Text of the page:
Currently set to Index
Currently set to Follow

How Long Should a Beginner Hike Be?


Beginner Hiker

I love taking new people outside for adventures they’ve never done before, whether it be rock climbing, canyoneering, mountain biking, hiking, or something. One of the most stressful parts about it though is deciding just how much of an adventure the group can handle. If I overestimate their capacity then it turns into a sufferfest that most people won’t enjoy, but if I underestimate it then they won’t grasp how much fun it is.

The longest distance a beginner hike should be is 5 miles (or 1.5-2 hours) for someone who has an average fitness level. It’s best to select a trail that is out and back rather than a loop in case you run into unforeseen challenges so you can cut it short. For someone in not-as-good shape, a hike of 3 miles is plenty. The elevation gain and difficulty of the terrain also determine how long a beginner hike should be.

The length and difficulty of the hike should be adjusted based on the beginner’s other outdoors experience and overall fitness level, as well as their appetite for adventure. Here are some tips for making sure you don’t end up stranded somewhere in the wilderness!

How Long Can Beginners Hike?

I have taken a lot of groups of beginners on hikes and adventures over the years. Most of them have been groups of teenagers, but there have been plenty of other groups from other demographics as well.

I’ve gotten better over time at evaluating a group’s readiness prior to selecting a hike. Generally, a limit to any of these factors means I’ll drop the length of the hike from 5 miles down to about 3. With several limitations, a hike of 2 miles may be more appropriate. These are some of the factors I consider:

Age of Hikers:

Most of my experience comes from taking teenage boys hiking. They’re generally really high energy, and often do a lot of running and exploring along the trail as we go. Adults tend to do a lot less running around and exploring, but also usually have lower energy levels.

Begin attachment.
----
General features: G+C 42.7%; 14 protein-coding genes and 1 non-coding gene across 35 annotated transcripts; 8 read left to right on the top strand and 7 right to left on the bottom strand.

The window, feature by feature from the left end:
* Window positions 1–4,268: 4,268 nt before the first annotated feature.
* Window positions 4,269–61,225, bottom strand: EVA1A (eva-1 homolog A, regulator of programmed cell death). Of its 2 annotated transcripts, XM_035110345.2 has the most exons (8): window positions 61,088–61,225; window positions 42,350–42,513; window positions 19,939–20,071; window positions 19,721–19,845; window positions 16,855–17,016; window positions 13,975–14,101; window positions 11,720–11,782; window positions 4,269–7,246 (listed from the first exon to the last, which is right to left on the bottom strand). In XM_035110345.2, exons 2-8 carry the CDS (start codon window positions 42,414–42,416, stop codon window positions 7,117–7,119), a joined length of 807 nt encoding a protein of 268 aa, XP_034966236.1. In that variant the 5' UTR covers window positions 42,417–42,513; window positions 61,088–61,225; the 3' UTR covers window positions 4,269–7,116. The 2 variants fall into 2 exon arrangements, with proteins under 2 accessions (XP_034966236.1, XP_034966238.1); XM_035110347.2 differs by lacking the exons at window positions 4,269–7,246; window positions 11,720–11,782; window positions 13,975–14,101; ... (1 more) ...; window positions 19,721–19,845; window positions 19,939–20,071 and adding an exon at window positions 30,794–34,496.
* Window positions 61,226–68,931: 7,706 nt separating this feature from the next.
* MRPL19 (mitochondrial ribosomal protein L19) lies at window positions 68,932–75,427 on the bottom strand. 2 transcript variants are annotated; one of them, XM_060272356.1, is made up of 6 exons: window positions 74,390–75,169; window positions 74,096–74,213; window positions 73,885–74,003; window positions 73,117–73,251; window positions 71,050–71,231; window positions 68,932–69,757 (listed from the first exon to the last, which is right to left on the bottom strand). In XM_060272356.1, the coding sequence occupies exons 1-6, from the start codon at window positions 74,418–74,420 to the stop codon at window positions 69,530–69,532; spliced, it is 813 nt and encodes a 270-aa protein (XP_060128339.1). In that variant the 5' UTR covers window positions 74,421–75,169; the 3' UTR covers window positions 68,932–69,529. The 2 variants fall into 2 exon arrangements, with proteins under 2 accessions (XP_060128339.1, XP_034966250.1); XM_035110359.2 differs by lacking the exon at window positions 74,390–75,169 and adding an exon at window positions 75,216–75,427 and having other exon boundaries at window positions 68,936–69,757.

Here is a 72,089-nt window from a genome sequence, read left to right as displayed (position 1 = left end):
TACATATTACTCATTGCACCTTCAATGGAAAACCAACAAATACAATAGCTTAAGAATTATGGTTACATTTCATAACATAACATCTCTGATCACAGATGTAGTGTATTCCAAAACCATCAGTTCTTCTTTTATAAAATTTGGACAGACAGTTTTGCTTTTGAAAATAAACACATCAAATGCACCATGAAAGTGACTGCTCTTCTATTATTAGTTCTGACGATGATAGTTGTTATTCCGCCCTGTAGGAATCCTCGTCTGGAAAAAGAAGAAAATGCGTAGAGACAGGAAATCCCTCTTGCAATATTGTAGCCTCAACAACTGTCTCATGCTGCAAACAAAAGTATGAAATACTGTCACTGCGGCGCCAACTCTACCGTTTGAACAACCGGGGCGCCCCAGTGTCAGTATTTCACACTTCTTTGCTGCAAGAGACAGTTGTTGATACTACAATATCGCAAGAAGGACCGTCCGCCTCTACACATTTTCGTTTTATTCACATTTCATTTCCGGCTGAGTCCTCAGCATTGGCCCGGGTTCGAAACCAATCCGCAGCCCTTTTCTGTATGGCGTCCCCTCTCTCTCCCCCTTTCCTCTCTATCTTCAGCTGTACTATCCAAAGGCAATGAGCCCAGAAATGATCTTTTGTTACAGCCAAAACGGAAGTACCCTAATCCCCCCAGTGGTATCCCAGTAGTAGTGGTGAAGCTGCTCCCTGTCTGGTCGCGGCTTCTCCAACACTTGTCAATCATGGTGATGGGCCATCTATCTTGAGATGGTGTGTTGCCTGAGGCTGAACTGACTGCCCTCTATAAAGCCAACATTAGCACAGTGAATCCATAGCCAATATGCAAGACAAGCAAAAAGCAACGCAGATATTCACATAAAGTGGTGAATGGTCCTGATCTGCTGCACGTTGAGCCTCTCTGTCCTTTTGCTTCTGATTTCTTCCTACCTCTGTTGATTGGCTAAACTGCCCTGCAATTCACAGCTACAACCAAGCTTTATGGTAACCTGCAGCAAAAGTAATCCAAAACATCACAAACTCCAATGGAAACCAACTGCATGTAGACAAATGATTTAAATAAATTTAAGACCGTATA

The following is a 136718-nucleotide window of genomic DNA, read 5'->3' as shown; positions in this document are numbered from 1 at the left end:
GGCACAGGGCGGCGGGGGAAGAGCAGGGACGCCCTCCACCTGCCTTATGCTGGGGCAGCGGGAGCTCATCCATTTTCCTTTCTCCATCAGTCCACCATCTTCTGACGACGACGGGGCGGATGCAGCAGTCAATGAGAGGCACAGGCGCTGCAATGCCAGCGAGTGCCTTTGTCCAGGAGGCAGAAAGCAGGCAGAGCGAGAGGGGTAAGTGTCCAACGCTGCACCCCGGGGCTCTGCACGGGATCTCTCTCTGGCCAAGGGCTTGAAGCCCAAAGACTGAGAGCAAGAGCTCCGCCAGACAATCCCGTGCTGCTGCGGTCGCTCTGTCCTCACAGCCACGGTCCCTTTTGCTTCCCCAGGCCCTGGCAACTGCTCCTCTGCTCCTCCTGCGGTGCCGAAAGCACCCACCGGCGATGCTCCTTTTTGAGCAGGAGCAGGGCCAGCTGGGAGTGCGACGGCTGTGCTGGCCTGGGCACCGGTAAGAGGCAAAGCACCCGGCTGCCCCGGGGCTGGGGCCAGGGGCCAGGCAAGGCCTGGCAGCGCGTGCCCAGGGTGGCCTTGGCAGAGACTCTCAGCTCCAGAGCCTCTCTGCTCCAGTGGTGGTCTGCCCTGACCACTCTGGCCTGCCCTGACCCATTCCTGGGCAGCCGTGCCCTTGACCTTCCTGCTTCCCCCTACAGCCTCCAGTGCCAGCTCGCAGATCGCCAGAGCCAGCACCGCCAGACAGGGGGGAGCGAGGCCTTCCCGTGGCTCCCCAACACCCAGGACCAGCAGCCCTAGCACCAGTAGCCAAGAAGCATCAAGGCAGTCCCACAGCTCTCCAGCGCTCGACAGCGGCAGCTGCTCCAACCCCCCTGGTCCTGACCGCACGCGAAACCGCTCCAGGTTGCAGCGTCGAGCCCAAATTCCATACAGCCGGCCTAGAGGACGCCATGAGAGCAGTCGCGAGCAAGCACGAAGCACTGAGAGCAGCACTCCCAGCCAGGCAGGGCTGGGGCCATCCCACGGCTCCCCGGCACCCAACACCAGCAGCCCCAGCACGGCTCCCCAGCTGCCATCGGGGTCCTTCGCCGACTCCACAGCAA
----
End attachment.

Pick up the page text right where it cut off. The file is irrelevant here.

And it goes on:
Age of HikersLength of Hike for Beginners
Under 12 years old1-3 Miles (<5K)
12-18 years old3-5 Miles (5-8K)
18-40 years old5 Miles (8K)
40-60 years old3-5 Miles (5-8K)
60+ years old1-3 Miles (<5K)
Age is a big factor for the length of a hike I take beginners on

Obviously age is just a rough starting point. Things like fitness level can easily override age demographics, but it’s a helpful place to start.

Approximate Fitness Level of Hikers:

Take a look at the group, or take a look in the mirror. Are these occasional 5K runners and gym rats? Or are they more sedentary home-bodies? Again, you don’t want to bite off more than you can chew and get yourself stuck out in the wilderness, but want to give them just enough of a challenge that they enjoy it.

Runners make great hikers, so generally if your group is in decent running shape you can go ahead and plan a 5 mile hike. For non-runners that are relatively fit, it might be best to plan something a little less than 5 miles for a beginning hike.

Hiker’s Experience in the Outdoors:

It’s also important to factor in the novice hiker’s experience and comfort level in the outdoors before just hauling them down an unmarked trail into thick woods. City-dwellers may not be comfortable with a full immersion in nature on their first try.